Perhaps it is time for James Dobson of Focus on the Family to run for public office—even the presidency.
Perched at his base in Colorado Springs, Colo., Dobson has been a consistent voice of intolerance in the evangelical-right crowd.
Dobson cannot abide either Sen. Barack Obama or Sen. John McCain. It is difficult to tell what he is for since he usually is shouting against someone.
Dobson's latest venture into politics was ripping Obama for a speech two years ago about a more diverse view of the Bible. Dobson was having none of that heresy in his mind. His interpretation is apparently the only one.
Here is a man who also distrusts McCain because he isn't more vocal on the issues of abortion and same-sex marriage. In other words, the presumptive GOP nominee had better agree with Dobson or else. Earlier this year, he said he would stay home rather than vote for McCain.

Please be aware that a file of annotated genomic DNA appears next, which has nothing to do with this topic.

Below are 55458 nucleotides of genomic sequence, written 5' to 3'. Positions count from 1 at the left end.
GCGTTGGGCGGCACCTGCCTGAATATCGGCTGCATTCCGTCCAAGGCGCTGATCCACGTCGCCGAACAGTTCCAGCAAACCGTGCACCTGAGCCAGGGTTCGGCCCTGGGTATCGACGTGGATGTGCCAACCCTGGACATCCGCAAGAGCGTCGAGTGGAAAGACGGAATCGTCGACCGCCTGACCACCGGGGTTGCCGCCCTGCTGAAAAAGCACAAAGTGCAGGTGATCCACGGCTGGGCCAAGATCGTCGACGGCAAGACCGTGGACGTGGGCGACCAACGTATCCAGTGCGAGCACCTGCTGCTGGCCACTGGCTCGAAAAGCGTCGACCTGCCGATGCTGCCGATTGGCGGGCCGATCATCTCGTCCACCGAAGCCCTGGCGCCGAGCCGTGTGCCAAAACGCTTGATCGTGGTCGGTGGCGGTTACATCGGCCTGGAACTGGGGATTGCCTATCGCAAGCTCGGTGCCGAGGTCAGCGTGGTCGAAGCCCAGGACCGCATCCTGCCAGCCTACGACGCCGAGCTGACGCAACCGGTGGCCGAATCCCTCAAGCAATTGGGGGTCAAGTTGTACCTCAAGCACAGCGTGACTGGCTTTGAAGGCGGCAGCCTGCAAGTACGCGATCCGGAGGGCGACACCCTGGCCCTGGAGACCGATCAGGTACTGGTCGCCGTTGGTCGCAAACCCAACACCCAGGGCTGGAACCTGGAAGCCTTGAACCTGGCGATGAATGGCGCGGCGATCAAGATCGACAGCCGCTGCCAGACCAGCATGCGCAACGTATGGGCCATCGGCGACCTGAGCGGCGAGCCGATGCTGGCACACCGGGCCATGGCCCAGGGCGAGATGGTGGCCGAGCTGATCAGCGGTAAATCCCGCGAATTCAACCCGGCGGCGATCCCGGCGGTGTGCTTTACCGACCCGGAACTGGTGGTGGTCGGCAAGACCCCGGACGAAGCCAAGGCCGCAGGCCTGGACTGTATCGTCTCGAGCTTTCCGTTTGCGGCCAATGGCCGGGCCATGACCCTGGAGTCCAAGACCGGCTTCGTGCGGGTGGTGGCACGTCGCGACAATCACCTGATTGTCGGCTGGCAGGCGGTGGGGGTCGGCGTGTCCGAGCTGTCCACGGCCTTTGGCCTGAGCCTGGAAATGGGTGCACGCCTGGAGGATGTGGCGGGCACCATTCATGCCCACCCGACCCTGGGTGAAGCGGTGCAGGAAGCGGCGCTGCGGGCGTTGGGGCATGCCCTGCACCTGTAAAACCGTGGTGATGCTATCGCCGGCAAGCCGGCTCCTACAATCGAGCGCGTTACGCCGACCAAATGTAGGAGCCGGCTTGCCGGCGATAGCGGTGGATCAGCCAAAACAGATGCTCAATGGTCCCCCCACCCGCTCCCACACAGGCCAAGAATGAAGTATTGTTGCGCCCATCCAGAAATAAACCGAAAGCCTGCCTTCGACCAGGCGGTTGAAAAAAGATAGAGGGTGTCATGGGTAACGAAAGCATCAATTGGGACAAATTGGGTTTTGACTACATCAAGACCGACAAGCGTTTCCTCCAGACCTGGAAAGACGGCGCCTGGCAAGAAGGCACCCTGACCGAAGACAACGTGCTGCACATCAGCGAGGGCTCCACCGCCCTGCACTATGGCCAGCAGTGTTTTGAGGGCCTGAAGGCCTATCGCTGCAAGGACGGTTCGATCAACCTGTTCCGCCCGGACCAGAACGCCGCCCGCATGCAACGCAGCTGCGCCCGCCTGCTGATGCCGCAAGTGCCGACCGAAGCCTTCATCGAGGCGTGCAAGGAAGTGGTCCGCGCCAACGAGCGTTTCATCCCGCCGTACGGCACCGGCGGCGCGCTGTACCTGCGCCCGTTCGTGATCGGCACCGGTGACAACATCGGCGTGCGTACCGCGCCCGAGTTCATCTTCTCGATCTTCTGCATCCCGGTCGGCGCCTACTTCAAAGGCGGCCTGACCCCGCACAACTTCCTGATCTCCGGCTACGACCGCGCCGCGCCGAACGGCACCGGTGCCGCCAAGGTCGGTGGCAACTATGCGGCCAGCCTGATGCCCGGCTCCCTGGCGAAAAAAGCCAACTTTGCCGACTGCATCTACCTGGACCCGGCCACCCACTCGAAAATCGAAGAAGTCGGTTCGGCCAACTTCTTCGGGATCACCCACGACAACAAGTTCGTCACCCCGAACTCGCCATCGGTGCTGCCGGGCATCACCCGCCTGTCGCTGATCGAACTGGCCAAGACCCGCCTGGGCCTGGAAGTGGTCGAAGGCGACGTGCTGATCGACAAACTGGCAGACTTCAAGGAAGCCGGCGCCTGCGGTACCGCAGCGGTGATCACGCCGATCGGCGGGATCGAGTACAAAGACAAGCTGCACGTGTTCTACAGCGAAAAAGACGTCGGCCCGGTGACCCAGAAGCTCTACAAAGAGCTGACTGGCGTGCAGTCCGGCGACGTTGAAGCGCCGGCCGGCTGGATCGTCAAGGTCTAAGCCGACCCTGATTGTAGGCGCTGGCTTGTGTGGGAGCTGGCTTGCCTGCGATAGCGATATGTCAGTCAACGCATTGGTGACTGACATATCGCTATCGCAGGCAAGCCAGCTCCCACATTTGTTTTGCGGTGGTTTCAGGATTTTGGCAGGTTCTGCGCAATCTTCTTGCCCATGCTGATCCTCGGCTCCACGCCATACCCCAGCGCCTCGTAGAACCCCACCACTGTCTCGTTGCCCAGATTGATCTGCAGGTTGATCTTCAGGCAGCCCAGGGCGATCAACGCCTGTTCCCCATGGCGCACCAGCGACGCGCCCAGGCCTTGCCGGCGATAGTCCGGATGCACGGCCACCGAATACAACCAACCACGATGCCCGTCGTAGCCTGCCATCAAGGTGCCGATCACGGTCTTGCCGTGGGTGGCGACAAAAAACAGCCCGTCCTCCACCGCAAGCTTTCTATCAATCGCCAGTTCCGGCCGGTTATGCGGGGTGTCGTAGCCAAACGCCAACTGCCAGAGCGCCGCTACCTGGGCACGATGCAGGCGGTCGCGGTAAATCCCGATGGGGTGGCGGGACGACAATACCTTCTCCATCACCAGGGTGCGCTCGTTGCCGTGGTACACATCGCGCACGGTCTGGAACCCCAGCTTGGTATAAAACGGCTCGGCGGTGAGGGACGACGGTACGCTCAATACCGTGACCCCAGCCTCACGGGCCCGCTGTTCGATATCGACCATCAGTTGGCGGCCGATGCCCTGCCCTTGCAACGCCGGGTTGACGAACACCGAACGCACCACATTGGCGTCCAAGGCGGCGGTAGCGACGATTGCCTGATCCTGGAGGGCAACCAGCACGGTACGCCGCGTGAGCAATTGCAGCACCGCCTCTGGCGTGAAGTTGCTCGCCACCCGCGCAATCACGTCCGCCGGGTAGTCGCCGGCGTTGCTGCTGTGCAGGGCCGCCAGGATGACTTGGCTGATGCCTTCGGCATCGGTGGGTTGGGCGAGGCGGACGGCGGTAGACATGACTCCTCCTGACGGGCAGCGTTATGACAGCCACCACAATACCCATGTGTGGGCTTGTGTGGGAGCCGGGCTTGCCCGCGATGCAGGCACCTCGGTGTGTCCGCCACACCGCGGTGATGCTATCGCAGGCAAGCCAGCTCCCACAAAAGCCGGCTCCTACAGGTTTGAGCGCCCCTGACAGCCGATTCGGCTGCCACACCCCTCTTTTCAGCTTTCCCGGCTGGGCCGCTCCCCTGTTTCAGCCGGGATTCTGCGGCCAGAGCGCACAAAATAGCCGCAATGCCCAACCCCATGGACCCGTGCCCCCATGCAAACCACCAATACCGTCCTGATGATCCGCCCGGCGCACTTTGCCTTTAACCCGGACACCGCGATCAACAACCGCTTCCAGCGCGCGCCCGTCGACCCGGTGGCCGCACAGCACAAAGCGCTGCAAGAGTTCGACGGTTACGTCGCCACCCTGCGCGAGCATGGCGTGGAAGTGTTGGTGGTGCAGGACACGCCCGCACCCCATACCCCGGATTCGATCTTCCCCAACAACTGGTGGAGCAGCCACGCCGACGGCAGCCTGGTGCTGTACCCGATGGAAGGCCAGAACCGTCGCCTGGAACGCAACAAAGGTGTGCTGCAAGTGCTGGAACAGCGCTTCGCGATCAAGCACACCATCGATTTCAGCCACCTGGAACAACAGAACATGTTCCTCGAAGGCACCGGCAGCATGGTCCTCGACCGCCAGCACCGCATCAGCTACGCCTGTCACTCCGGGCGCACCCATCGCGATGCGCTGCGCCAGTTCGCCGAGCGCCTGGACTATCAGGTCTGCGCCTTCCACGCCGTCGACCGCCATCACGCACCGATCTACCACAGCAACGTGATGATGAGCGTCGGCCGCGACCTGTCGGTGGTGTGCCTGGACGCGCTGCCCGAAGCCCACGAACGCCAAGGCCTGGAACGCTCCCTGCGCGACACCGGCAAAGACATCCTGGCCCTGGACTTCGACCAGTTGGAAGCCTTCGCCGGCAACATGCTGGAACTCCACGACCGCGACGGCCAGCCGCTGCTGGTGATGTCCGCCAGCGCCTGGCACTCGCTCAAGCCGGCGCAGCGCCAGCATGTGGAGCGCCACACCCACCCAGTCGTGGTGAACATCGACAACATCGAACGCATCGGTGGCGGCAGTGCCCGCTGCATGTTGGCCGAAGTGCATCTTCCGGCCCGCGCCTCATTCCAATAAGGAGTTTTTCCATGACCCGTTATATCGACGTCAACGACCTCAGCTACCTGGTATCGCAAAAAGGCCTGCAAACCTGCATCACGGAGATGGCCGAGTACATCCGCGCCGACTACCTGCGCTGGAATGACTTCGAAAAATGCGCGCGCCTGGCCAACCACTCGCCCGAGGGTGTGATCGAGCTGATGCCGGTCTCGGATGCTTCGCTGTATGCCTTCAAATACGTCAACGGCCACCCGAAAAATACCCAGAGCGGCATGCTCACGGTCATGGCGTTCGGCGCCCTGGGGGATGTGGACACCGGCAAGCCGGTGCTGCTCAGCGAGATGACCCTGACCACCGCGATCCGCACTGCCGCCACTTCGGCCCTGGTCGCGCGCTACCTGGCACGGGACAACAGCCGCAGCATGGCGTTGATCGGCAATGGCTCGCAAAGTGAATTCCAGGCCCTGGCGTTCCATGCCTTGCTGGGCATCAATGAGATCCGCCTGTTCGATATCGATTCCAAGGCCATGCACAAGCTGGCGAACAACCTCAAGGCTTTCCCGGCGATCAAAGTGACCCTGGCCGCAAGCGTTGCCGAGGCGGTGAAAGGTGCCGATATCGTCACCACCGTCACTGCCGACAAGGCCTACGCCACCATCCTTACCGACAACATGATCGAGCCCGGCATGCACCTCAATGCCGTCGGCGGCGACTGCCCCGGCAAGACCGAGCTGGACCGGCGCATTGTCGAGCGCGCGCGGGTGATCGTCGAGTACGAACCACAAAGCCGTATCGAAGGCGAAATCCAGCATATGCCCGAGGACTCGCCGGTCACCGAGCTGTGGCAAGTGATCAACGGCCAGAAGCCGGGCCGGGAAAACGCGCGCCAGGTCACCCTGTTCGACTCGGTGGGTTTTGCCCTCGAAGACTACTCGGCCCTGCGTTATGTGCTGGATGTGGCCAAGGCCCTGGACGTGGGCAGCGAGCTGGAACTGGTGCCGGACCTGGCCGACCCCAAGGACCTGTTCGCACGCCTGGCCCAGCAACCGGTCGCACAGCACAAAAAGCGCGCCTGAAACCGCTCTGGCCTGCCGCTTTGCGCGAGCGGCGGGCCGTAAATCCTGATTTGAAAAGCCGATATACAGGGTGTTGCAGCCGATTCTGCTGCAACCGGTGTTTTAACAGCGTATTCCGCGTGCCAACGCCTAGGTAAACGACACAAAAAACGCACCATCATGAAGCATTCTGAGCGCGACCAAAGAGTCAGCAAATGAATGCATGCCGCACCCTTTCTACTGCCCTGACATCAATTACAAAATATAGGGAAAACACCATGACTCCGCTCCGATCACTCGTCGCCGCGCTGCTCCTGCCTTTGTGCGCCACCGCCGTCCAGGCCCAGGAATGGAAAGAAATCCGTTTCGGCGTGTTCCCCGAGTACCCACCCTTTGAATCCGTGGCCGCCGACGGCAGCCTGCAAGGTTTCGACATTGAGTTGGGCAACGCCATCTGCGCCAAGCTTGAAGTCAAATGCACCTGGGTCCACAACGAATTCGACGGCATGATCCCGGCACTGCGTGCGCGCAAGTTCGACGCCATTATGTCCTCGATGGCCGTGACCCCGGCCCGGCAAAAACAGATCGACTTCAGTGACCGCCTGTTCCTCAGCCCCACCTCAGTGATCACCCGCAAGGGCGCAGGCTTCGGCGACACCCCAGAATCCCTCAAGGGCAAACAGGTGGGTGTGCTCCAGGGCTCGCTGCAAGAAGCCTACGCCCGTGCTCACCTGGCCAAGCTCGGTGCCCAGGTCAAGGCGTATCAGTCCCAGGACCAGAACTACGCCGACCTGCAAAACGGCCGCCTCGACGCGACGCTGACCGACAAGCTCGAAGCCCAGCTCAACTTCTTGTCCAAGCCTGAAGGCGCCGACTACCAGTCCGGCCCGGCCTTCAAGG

Of course, Obama's liberal views will never sell with Dobson or his ilk.
Dobson has become a force to be reckoned with in partisan politics—so why not run himself and test his views with voters? It will never happen.
But there is good news on the evangelical front. The Rev. Joel Hunter of Orlando is the subject of an article in this week's New Yorker magazine. Hunter is worried about global warming, backs immigration reform, and is angry at the Republican venomous language on the immigration issue.
Hunter's views are refreshing since the public perception of evangelicals is that they are rigidly conservative if not as extreme as Dobson.
Americans of all faiths have different views on interpreting the Bible. Dobson's is not the only one, and we all should be thankful for that.